Fourth, there may be an argument for redundancy.  The work that our professional organizations such as the Registry of Interpreters for the Deaf (RID), the National Alliance of Black Interpreters, Inc. (NAOBI, Inc.), and Mano a Mano are doing can be viewed as empowering sign language interpreters such that they feel that they are already represented in the labor market.

The Pros

Unions can provide representation in the labor market for sign language interpreters.  It allows professionals to be united in terms of fees, qualifications, labor standards for the sign language interpreting industry, and so on.  RID, NAOBI, Inc. and Mano a Mano already work toward influencing and establishing industry practices.  These organizations, however, are not labor market representatives.  All three organizations support industry standards related to certification and testing.  All three organizations weigh in on licensing as it relates to particular states where chapters of these respective organizations are established.  A union, however, takes up as its sole cause the proactive work of the protection of its constituency from unfair business practices, disadvantageous working environments and inequitable wages, fee schedules, and benefits. In fact, unions can be quite beneficial in establishing, maintaining and ensuring fair market value for services rendered.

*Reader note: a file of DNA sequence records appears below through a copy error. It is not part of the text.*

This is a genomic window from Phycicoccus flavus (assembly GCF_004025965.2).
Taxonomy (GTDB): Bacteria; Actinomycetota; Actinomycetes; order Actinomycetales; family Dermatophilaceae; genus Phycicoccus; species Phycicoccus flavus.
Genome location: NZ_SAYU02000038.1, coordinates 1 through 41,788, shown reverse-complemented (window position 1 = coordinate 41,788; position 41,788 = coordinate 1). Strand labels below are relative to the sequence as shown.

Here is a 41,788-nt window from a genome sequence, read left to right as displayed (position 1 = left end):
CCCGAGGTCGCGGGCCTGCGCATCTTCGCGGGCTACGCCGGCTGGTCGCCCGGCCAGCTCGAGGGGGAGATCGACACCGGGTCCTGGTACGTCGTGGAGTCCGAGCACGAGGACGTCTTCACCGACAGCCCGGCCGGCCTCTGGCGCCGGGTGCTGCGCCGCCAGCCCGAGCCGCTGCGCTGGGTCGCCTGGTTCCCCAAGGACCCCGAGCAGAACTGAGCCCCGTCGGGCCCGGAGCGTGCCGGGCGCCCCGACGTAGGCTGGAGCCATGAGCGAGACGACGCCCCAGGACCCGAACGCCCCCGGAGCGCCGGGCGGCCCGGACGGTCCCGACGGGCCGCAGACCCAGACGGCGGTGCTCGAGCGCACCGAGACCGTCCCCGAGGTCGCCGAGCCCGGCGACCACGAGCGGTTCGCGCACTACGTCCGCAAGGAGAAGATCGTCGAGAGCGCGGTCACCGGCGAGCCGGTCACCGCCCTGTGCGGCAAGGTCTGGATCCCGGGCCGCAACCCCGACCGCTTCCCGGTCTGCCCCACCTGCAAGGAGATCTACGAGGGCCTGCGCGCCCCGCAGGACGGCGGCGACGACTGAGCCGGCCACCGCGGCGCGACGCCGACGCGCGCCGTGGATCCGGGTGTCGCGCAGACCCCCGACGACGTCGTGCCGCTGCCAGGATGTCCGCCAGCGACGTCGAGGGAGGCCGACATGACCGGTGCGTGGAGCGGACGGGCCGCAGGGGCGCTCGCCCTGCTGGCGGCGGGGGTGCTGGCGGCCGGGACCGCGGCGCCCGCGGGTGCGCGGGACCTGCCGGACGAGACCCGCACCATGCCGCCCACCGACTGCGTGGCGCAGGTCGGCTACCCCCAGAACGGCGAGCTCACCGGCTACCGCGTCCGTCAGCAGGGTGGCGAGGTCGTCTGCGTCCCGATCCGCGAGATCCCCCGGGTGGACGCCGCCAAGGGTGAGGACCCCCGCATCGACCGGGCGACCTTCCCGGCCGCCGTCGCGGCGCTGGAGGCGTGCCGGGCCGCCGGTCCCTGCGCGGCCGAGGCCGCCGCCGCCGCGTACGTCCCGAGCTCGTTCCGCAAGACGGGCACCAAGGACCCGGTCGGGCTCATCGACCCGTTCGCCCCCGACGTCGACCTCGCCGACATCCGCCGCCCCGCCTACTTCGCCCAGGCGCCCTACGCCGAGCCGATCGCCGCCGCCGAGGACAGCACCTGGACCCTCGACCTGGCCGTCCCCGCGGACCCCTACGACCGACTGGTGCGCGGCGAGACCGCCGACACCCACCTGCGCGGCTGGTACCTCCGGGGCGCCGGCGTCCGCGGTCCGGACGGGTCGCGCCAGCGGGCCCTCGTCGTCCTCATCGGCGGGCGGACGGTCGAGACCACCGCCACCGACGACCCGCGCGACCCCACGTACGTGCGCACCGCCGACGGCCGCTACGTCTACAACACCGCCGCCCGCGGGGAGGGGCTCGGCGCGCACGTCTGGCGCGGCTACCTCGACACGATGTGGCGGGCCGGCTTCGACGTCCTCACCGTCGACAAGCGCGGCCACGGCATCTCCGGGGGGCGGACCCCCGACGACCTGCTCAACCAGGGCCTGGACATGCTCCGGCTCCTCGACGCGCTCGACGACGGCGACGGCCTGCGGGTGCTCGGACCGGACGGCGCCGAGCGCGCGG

Second, unions can be an additional source of pension security for sign language interpreters.  Currently, private practitioners (freelance) sign language interpreters can set up self-directed retirement accounts.  Those who also work in some capacity for corporations or for any type of government agency may have access to a 501K plan.

Last, unions have the potential for maximizing leverage within the sign language interpreting profession.  As sign language interpreters, we tend to be lone rangers.  Divided we fall.  A possible benefit of a union is that of agreement.  Sign language interpreters as a group have the unique ability to be able to provide direct work as well as the ability to sub-contract and/or to be employed.  This is a form of empowerment. Awareness and understanding of this fact means we are a strong professional group able to ensure the quality of our industry and the fairness of the market value for our services.

Conclusion of the Matter

Some thoughts to consider: how can dialoguing about unionizing increase awareness and understanding of our industry and of the service we provide? What types of workshops along these lines can initiate a dialogue about sign language interpreters understanding the power of their service?    What are the gaps in our profession that impede this type of dialogue?

Maybe we should consider the example of other organizations:  the Writers Guild of America; the Directors Guild of America; the Screen Actors Guild.  What about the history and functions of these organizations can we benefit from in the sign language interpreter profession?

My hope is that we can begin a national dialogue about how to foster agreement, unity, and empowerment within our profession so that we continue to ensure quality service and fair market value for services rendered.